In April 2002, two London restaurateurs saw the GAS website and visited the group in order to learn as much as they could about authentic Kansas City barbecue. About fifteen GAS members took the Brits on a lunch outing to five places and set them up with a tour of some of the smokers in town. Subsequently, the British thanked the GAS gang for their help and opened their own Soho barbecue restaurant, Bodean’s BBQ Smoke House, in December 2002. In turn, Ellis has been to Bodean’s twice, in 2004 and 2006.
GAS ratings posted online have brought other visitors. After reading the GAS web reviews, two Vietnamese men from Chicago had their limousine driver take them to a local restaurant. Closer to home, five men who grew up together in Florida planned a reunion in Lee’s Summit, Missouri, the closest intersection to their respective homes, and consulted GAS on where to eat. Later they wrote, “We found heaven because of the GAS website. ... We are rib people. We don’t care about sandwiches, or pulled pork, or eastern Carolina slop. We want ribs. So we all studied your website and used it as our only source for the BBQ portions of our trip.”
The media also discovered GAS. Local Kansas City papers covered the group with clever quips. The St. Louis Dispatch recommended their website writing, “So next time you’re rolling down I-70 toward Kansas City, consider taking the advice of those hearty souls who have polished off reams of ribs and sampled a slew of sauce. In GAS we trust.”
The Kansas City Star’s Doug Worgul devoted a chapter to GAS in his book, The Grand Barbecue: A Celebration of the History, Places, Personalities, and Techniques of Kansas City Barbecue. The Economist sent a reporter to write a story, “Moveable Feast,” in 1999.
Local television and radio featured GAS segments, and the Food Network ranked GAS number two in its Top 5: Barbecue Fantasies, first aired in June 2003 and from time to time since.
“There are restaurants that have really taken off because of our reviews,” Moehring said.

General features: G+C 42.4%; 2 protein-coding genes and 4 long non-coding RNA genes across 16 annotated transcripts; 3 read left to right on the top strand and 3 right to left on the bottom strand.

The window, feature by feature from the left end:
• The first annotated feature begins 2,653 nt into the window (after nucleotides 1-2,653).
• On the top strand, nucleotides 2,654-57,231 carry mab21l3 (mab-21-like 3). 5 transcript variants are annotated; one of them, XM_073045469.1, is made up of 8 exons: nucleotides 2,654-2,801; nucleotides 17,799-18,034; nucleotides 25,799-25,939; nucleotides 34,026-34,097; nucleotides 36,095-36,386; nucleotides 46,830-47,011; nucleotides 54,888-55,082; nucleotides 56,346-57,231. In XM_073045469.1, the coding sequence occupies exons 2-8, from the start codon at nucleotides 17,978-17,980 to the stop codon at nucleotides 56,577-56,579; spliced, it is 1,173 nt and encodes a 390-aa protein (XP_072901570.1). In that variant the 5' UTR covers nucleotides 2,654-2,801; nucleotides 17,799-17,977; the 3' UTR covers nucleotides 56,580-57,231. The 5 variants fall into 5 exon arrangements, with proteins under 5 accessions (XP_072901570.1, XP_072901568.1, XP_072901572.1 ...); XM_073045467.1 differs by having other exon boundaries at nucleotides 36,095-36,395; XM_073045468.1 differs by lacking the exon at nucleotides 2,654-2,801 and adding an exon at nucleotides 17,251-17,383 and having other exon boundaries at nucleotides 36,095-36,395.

Good Food, Good Fellowship
Even with 11 years under its collective belt, GAS remains passionate about its combo of food and fellowship. With a claim to barbecue capital of the world, Kansas City has a wealth of establishments. Ellis says the group will look into repeating restaurants reviewed early on. After all, menus can change in 11 years.
“We don’t get tired of barbecue,” Moehring said.
Barbecue is a sharing food. Plates are passed with a “try one of these.” Or a single order of boiled peanuts arrives for everyone to taste. Members use squirt bottles to run a line sauce on their fingers for taste comparisons—questionable etiquette, but very essential.
“GAS allows people to let their hair down for a couple of hours. The lunch brings people together from every part of campus—someone from the print shop to a vice president,” Ellis said. “Plus I anticipate a different makeup to the group every month. I look forward to meeting new people.”
Tom Grady, faculty development coordinator, started at JCCC last fall and says GAS was a “great way” to get acquainted.
“I felt honored to be asked to lunch when I first arrived. It was a nice gesture,” Grady said. “When you’re a new person, you always wonder how you’ll fit in. It’s always easier to stay in your office than to get out and meet people. The lunches made it easy. It’s nice to feel welcome.”
“Unlike most groups, you don’t have to be a seasoned member to fit in,” Moehring said. “The group is fun to be around. Lunch with colleagues becomes addictive.”
Frequent GAS attendee Dana Grove, executive vice president, education and planning, and chief operating officer, summarizes the group’s reason-to-be this way, “In the Kansas City metropolitan area, barbecue is the common denominator of its citizenry. Politicians and day laborers, religious leaders and artisans risk greasy fingers and sauce-stained shirts in their quest for tender baby back ribs and lively conversation. For my part, I always enjoy returning to the office after an outing with the JCCC barbecue group, proclaiming ‘I just went out for lunch with GAS!’ The looks I get are priceless.”
A Side Order of Lessons Learned
“What started out as a challenge has snowballed into an 11-year odyssey that has spanned the ridiculous to the sublime,” said Anderson, one of the GAS founders. “How did this initial challenge morph into something this far over the top? I mean really, 11 years running and more than 100 barbecue reviews, TV appearances, interviews, book references? No one would have guessed that back in the founding days. The common denominator that keeps this group rolling is the interest in barbecue and the opportunity to meet people from other parts of the campus. Initially, we did not see the connection with a staff development function, but as the years have passed and more people became involved, it’s turned into a vehicle to welcome people to the campus and meet colleagues from across the campus. I can’t think of many programs we have at JCCC today that have run this long and have served this purpose.”
“If there’s a moral to the story, it’s this: You can begin your own odyssey with colleagues and students right now by looking around at what your community has to offer your group, e.g. food, recreational and social activities, volunteer opportunities, etc.,” said Couch, another of the original GAS members. “In this journey called education, everyone realizes students, faculty, and staff benefit from the friendships, collegiality, and ideas your campus cultivates and actualizes through a spirit of fellowship.”
Peggy Graham is a writer for College Information and Publications at Johnson County Community College in Overland Park, Kansas.